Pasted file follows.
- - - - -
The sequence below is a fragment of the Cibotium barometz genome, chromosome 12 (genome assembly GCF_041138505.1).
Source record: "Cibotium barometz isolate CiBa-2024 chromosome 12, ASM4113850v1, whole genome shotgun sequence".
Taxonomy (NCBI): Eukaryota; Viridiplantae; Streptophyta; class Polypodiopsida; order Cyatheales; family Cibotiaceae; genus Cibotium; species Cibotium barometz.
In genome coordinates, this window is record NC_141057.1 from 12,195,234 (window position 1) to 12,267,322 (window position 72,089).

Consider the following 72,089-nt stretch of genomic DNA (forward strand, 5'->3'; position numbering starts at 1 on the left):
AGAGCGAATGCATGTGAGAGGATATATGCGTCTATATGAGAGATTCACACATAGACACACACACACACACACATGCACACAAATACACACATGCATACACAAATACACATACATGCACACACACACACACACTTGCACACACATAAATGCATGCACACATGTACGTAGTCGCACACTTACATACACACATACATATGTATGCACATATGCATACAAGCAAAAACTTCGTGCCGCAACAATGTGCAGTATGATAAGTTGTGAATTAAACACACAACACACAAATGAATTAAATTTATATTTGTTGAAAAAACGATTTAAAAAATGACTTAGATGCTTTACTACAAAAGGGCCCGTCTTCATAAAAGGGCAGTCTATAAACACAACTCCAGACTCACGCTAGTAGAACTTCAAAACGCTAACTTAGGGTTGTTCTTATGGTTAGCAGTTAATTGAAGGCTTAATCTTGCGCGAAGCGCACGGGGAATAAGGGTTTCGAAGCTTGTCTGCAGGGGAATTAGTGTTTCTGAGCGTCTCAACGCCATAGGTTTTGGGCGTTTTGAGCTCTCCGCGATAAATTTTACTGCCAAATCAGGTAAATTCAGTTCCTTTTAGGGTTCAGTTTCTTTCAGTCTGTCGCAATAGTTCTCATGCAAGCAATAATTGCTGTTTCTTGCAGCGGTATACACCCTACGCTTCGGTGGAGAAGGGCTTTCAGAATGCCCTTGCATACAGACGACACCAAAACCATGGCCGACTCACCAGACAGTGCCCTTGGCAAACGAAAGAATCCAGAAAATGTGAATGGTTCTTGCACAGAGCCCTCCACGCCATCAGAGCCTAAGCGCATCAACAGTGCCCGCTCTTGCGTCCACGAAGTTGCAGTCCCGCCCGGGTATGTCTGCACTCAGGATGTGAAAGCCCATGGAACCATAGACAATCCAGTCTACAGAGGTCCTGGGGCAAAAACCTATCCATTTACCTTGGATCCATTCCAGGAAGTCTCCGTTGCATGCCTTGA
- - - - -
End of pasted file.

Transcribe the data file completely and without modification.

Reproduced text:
The sequence below is a fragment of the Cibotium barometz genome, chromosome 12 (genome assembly GCF_041138505.1).
Source record: "Cibotium barometz isolate CiBa-2024 chromosome 12, ASM4113850v1, whole genome shotgun sequence".
Taxonomy (NCBI): Eukaryota; Viridiplantae; Streptophyta; class Polypodiopsida; order Cyatheales; family Cibotiaceae; genus Cibotium; species Cibotium barometz.
In genome coordinates, this window is record NC_141057.1 from 12,195,234 (window position 1) to 12,267,322 (window position 72,089).

Consider the following 72,089-nt stretch of genomic DNA (forward strand, 5'->3'; position numbering starts at 1 on the left):
AGAGCGAATGCATGTGAGAGGATATATGCGTCTATATGAGAGATTCACACATAGACACACACACACACACACATGCACACAAATACACACATGCATACACAAATACACATACATGCACACACACACACACACTTGCACACACATAAATGCATGCACACATGTACGTAGTCGCACACTTACATACACACATACATATGTATGCACATATGCATACAAGCAAAAACTTCGTGCCGCAACAATGTGCAGTATGATAAGTTGTGAATTAAACACACAACACACAAATGAATTAAATTTATATTTGTTGAAAAAACGATTTAAAAAATGACTTAGATGCTTTACTACAAAAGGGCCCGTCTTCATAAAAGGGCAGTCTATAAACACAACTCCAGACTCACGCTAGTAGAACTTCAAAACGCTAACTTAGGGTTGTTCTTATGGTTAGCAGTTAATTGAAGGCTTAATCTTGCGCGAAGCGCACGGGGAATAAGGGTTTCGAAGCTTGTCTGCAGGGGAATTAGTGTTTCTGAGCGTCTCAACGCCATAGGTTTTGGGCGTTTTGAGCTCTCCGCGATAAATTTTACTGCCAAATCAGGTAAATTCAGTTCCTTTTAGGGTTCAGTTTCTTTCAGTCTGTCGCAATAGTTCTCATGCAAGCAATAATTGCTGTTTCTTGCAGCGGTATACACCCTACGCTTCGGTGGAGAAGGGCTTTCAGAATGCCCTTGCATACAGACGACACCAAAACCATGGCCGACTCACCAGACAGTGCCCTTGGCAAACGAAAGAATCCAGAAAATGTGAATGGTTCTTGCACAGAGCCCTCCACGCCATCAGAGCCTAAGCGCATCAACAGTGCCCGCTCTTGCGTCCACGAAGTTGCAGTCCCGCCCGGGTATGTCTGCACTCAGGATGTGAAAGCCCATGGAACCATAGACAATCCAGTCTACAGAGGTCCTGGGGCAAAAACCTATCCATTTACCTTGGATCCATTCCAGGAAGTCTCCGTTGCATGCCTTGA